Pubdate: Tue, 23 Feb 2016
Source: New York Times (NY)
Copyright: 2016 The New York Times Company


Should incriminating evidence be used against a defendant if it was 
discovered in the course of an illegal police stop?

That was the question before the Supreme Court on Monday, the first 
day of oral arguments since the death of Justice Antonin Scalia. The 
court has been weakening the Fourth Amendment's defense against 
illegal searches for years. Monday's case gives the justices an 
opportunity to restore some of its power.

The case, Utah v. Strieff, started in 2006, when the Salt Lake City 
police got an anonymous tip reporting drug activity at a house. An 
officer monitored the house for several days and became suspicious at 
the number of people he saw entering and leaving. When one of those 
people, Edward Strieff, left to walk to a nearby convenience store, 
the officer stopped him and asked for his identification.

A routine check revealed that Mr. Strieff had an outstanding "small 
traffic warrant." The officer arrested him based on that earlier 
warrant, searched him and found a bag of methamphetamine and drug 
paraphernalia in his pockets.

The Utah Supreme Court ruled that the drug evidence could not be used 
against Mr. Strieff because the initial police stop was illegal. That 
is, it was not supported by reasonable, individual suspicion against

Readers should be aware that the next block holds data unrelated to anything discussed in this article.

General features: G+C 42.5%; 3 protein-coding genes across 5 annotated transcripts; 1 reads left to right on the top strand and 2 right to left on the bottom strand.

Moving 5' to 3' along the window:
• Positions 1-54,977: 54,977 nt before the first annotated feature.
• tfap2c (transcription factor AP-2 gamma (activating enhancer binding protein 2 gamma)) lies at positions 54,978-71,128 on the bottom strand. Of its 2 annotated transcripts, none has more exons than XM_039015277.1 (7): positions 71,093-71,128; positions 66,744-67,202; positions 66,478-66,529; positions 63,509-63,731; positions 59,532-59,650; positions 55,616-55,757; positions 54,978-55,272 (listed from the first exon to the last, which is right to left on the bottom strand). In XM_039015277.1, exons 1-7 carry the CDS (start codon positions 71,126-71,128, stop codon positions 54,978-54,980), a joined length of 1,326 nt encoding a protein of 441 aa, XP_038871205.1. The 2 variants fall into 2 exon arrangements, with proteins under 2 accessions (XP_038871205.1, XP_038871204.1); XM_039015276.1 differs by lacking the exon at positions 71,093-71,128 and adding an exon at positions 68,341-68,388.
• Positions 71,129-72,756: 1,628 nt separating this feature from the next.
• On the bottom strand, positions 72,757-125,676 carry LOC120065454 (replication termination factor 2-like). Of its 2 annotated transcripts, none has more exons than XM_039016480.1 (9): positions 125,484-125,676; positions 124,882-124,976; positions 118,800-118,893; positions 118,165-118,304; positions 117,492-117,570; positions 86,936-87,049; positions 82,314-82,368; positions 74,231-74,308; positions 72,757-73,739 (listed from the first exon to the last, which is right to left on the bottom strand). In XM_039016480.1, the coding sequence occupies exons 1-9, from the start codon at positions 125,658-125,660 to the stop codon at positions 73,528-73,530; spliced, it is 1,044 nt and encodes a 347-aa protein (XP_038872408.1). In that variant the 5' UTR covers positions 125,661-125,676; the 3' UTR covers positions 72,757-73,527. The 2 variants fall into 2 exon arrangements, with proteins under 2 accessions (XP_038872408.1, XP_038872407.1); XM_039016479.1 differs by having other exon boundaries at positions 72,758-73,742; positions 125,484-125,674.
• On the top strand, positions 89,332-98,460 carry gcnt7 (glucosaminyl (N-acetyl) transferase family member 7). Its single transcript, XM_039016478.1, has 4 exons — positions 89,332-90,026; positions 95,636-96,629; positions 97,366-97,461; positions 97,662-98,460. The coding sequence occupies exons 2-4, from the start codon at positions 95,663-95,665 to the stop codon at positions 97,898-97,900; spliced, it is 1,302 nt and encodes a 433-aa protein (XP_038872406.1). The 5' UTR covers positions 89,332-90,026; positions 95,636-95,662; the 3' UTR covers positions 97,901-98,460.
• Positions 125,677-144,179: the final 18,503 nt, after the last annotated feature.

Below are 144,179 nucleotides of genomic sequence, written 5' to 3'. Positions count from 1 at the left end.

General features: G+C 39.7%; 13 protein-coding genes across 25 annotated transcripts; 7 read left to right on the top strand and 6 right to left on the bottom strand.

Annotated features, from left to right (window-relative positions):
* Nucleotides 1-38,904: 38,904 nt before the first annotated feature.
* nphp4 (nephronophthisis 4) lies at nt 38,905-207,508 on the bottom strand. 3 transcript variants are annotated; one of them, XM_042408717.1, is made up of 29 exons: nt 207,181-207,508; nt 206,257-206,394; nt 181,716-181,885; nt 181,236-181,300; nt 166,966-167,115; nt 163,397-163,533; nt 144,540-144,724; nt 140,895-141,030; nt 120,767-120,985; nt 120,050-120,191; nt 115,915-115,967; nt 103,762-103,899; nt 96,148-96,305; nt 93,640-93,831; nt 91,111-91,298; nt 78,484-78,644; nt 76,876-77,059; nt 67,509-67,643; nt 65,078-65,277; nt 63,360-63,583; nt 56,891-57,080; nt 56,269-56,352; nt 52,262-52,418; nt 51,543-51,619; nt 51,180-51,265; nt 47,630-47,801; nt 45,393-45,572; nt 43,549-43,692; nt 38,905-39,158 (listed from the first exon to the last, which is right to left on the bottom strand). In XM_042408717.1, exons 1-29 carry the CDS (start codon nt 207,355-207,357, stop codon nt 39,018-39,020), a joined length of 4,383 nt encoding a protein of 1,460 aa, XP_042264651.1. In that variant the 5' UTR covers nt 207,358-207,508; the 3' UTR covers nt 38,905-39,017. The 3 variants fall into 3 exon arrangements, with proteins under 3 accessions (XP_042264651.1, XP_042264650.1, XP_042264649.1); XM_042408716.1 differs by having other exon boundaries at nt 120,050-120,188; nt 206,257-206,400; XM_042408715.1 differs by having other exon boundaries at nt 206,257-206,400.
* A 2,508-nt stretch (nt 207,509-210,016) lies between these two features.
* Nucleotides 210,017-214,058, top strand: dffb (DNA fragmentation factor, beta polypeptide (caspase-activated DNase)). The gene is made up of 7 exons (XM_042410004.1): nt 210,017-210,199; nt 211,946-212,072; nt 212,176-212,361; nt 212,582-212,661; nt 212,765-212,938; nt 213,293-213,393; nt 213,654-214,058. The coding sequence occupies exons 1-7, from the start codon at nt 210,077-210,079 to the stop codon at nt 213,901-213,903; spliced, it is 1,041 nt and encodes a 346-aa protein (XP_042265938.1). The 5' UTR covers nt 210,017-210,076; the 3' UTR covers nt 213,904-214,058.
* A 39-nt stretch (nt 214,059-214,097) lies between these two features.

Mr. Strieff - regardless of the pre-existing warrant.

Evidence the police discover as a result of violating the Fourth 
Amendment is considered "fruit of the poisonous tree" and is 
suppressed under what is known as the exclusionary rule. This is a 
sensible way to deter the police from breaking the law to get 
evidence they want. But the court has created several exceptions to 
this rule, such as in cases where the evidence discovered was a 
result of a search that was based on a clerical error.

At Monday's argument, lawyers for Utah argued that the officer's stop 
of Mr. Strieff was a reasonable, good-faith mistake and that 
suppressing the evidence would harm society far more than it would 
deter other officers from making similar mistakes.

But as Justice Sonia Sotomayor pointed out during oral argument, this 
approach would give far too much latitude to law enforcement: "What 
stops us from becoming a police state and just having the police 
stand on the corner down here and stop every person, ask them for 
identification, put it through, and if a warrant comes up, searching them?"

Justice Elena Kagan added that the threat of this behavior is 
especially serious in lower-income communities where a majority of 
residents have outstanding warrants for minor infractions. "If you're 
policing a community where there is some significant percentage of 
people who have arrest warrants out on them, it really does increase 
your incentive to make that stop," she said.

The exclusionary rule may be frustrating for law enforcement, but 
that is exactly why it is an important constitutional principle that 
must be defended.
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MAP posted-by: Jay Bergstrom